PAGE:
In the spiritual quest department there was the world premiere of "Through the Eastern Gate," about three young Westerners who give up the rat race to seek "something more." The 50 minute pic transcends the "lost youth" vibe to deliver a soul-provoking look into the deeper meaning of life. Filmmakers Julien Balmer and Mironel de Wilde clocked the most miles to attend MFF. "He flew from Denmark and I came from Thailand," says the Swiss-born Balmer. Their time in Maui was "more than perfect"--withstanding their car breaking down on a sightseeing tour. "It was a blessing in disguise. We hitched back with a film distributor." Rick Ray's "10 Questions for the Dalai Lama" played to welcoming crowds and won the Compassionate Vision Award. His Holiness is a popular man in Maui, the festival presented its inaugural Visionary Award to the Dalai Lama during his visit last month.
On the fiction front, Sundance winner "Rocket Science," Jeffrey Blitz's coming-of-age with a stutter story, was a hit. "Waitress" and "Once" screened well, and big crowds were also on hand for "family friendly" pics "Evan Almighty" and "Arctic Tale." "Charlie Bartlett" by Jon Poll took home the Audience Award for Narrative Feature, and festival honorees Claire Danes and William Hurt were on hand to receive awards and participate in conversations about their work.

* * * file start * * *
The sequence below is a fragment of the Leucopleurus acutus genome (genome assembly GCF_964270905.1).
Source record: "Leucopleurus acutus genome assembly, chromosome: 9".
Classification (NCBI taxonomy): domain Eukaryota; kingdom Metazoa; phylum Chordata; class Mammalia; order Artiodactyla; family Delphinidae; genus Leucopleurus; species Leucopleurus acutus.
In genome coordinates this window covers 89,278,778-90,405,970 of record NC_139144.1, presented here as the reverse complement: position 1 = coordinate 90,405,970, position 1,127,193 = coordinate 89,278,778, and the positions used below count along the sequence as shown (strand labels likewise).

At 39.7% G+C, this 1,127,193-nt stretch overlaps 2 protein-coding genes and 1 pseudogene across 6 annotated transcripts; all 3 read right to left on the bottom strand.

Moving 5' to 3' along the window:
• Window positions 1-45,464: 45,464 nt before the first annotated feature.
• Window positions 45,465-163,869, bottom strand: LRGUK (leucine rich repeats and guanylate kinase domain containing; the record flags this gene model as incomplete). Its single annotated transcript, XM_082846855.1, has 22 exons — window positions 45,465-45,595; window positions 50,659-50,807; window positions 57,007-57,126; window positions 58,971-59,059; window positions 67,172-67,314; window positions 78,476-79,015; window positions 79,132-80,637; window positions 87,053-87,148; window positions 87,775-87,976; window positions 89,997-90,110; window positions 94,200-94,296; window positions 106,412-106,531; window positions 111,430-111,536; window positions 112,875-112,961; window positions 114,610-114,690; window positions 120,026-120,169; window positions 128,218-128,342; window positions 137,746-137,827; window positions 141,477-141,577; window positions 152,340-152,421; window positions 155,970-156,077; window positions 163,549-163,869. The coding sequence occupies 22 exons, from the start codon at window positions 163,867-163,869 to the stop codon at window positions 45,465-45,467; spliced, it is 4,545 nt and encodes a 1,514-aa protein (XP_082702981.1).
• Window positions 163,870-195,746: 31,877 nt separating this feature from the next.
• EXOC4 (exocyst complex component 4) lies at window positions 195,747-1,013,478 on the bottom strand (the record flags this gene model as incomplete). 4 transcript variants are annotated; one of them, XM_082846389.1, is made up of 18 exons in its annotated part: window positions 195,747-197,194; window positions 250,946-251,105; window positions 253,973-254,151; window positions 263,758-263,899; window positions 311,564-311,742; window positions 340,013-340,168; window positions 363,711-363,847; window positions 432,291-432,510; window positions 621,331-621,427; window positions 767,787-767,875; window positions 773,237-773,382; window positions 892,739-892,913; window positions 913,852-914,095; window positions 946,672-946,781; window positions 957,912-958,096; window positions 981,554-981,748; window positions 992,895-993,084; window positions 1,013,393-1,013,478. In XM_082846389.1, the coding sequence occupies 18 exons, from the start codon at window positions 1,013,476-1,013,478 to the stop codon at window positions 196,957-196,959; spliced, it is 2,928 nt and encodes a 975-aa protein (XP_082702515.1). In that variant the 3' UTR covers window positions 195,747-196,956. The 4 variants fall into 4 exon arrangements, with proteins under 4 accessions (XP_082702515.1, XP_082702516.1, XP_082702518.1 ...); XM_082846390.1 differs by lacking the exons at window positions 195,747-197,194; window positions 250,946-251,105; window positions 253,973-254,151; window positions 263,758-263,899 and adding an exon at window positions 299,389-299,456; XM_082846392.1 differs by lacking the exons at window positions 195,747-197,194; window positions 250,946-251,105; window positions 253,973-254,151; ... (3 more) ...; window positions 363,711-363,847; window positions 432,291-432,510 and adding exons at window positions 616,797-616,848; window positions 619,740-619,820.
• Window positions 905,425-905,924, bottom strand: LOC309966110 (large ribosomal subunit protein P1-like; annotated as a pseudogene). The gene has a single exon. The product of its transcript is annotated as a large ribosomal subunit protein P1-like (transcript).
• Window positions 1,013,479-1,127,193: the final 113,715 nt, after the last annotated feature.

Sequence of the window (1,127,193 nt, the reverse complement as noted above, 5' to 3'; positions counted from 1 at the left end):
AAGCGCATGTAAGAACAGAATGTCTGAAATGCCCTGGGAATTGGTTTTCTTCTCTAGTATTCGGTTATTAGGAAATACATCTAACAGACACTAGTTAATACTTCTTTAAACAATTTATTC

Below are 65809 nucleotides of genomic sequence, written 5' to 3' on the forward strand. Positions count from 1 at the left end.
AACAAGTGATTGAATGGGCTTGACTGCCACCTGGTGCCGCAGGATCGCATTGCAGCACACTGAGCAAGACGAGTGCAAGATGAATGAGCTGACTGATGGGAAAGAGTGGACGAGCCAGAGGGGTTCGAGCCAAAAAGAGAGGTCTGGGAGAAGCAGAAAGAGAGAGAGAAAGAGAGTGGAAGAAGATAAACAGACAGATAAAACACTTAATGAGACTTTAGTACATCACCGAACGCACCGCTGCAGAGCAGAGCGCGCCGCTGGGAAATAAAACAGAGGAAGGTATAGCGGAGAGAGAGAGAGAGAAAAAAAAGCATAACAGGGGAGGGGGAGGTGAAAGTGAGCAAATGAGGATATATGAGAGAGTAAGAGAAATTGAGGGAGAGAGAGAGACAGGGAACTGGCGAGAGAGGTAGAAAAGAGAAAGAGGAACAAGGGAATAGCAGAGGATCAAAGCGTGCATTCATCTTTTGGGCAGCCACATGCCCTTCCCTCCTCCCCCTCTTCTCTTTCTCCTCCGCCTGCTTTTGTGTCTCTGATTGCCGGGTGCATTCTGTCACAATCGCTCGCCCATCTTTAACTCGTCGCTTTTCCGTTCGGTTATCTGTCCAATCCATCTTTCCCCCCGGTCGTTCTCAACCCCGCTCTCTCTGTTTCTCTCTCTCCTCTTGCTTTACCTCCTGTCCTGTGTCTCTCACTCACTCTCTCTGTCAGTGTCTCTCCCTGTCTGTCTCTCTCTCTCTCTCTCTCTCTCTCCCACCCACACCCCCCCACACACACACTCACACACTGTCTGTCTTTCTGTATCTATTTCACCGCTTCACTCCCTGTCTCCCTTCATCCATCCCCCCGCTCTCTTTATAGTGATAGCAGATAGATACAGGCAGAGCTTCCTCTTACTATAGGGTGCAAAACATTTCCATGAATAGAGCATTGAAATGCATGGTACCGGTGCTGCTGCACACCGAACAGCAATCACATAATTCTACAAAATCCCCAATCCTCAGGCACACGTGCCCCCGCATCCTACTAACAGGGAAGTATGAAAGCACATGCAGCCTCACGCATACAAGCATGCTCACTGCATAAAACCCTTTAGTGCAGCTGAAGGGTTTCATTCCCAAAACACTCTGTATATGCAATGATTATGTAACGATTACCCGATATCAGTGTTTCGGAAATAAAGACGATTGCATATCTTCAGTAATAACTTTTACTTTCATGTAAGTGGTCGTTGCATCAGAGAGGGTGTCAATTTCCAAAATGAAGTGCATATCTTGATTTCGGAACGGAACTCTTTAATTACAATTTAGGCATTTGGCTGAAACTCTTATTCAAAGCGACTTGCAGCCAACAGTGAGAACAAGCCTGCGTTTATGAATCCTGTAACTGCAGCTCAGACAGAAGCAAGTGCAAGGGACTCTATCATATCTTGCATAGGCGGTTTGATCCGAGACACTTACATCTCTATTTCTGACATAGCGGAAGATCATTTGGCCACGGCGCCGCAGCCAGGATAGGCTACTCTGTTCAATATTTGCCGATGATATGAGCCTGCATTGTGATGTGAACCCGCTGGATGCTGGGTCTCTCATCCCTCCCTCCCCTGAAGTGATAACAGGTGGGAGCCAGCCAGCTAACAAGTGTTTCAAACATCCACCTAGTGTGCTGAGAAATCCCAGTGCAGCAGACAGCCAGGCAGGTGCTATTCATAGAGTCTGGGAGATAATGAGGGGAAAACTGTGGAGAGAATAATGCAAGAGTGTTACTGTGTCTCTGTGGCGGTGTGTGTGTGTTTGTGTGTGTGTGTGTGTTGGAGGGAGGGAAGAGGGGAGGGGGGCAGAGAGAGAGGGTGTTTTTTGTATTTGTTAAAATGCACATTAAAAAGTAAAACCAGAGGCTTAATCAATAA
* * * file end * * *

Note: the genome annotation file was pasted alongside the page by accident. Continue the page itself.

Now, the waves. One might recall Bethany Hamilton, the young surfer who tragically lost her arm after a shark attack... Becky Baumgartner's "Heart of a Soul Surfer" is a peek into her comeback, inspired by her religious convictions. Gregory Schell's "Chasing the Lotus," meanwhile, features archival footage by underground filmmakers Spyder Wills and Greg Weaver sure to please surf fans, and "One California Day" by Mark Jeremias and Jason Baffa brings depth to the 'Hang Ten' with its excellent account of the history of surfing along California's coastline, shot beautifully in super 16mm.
One of my fest faves, "America the Beautiful," chronicles the beauty industry's effect on women--through the lens of a 12-year old model and its effect on men through the voice of director Darryl Roberts. "I wondered how my view of women became so beauty obsessed, and I set out to find out."